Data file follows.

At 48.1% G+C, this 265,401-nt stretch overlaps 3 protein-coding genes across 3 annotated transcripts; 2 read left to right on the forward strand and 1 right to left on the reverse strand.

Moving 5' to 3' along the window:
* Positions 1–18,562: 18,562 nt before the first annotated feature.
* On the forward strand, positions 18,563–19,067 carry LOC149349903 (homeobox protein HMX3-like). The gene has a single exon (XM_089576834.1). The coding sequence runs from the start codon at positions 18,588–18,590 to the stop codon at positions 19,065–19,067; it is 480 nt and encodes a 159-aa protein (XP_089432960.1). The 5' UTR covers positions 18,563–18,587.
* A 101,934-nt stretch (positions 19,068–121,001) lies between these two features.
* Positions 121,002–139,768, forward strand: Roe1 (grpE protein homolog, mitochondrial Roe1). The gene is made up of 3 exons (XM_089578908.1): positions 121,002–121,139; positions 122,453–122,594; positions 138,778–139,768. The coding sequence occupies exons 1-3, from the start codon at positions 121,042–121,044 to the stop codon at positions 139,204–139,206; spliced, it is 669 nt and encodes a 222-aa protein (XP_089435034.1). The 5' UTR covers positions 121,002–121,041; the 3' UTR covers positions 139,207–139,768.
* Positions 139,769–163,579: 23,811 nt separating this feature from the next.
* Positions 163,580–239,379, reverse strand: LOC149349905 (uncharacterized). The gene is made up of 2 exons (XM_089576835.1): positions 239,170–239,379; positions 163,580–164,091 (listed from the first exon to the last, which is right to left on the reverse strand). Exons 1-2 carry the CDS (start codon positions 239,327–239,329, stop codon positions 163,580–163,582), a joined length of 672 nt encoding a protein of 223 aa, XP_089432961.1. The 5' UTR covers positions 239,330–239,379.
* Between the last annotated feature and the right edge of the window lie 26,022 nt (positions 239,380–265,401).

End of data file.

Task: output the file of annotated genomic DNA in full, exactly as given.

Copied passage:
At 48.1% G+C, this 265,401-nt stretch overlaps 3 protein-coding genes across 3 annotated transcripts; 2 read left to right on the forward strand and 1 right to left on the reverse strand.

Moving 5' to 3' along the window:
* Positions 1–18,562: 18,562 nt before the first annotated feature.
* On the forward strand, positions 18,563–19,067 carry LOC149349903 (homeobox protein HMX3-like). The gene has a single exon (XM_089576834.1). The coding sequence runs from the start codon at positions 18,588–18,590 to the stop codon at positions 19,065–19,067; it is 480 nt and encodes a 159-aa protein (XP_089432960.1). The 5' UTR covers positions 18,563–18,587.
* A 101,934-nt stretch (positions 19,068–121,001) lies between these two features.
* Positions 121,002–139,768, forward strand: Roe1 (grpE protein homolog, mitochondrial Roe1). The gene is made up of 3 exons (XM_089578908.1): positions 121,002–121,139; positions 122,453–122,594; positions 138,778–139,768. The coding sequence occupies exons 1-3, from the start codon at positions 121,042–121,044 to the stop codon at positions 139,204–139,206; spliced, it is 669 nt and encodes a 222-aa protein (XP_089435034.1). The 5' UTR covers positions 121,002–121,041; the 3' UTR covers positions 139,207–139,768.
* Positions 139,769–163,579: 23,811 nt separating this feature from the next.
* Positions 163,580–239,379, reverse strand: LOC149349905 (uncharacterized). The gene is made up of 2 exons (XM_089576835.1): positions 239,170–239,379; positions 163,580–164,091 (listed from the first exon to the last, which is right to left on the reverse strand). Exons 1-2 carry the CDS (start codon positions 239,327–239,329, stop codon positions 163,580–163,582), a joined length of 672 nt encoding a protein of 223 aa, XP_089432961.1. The 5' UTR covers positions 239,330–239,379.
* Between the last annotated feature and the right edge of the window lie 26,022 nt (positions 239,380–265,401).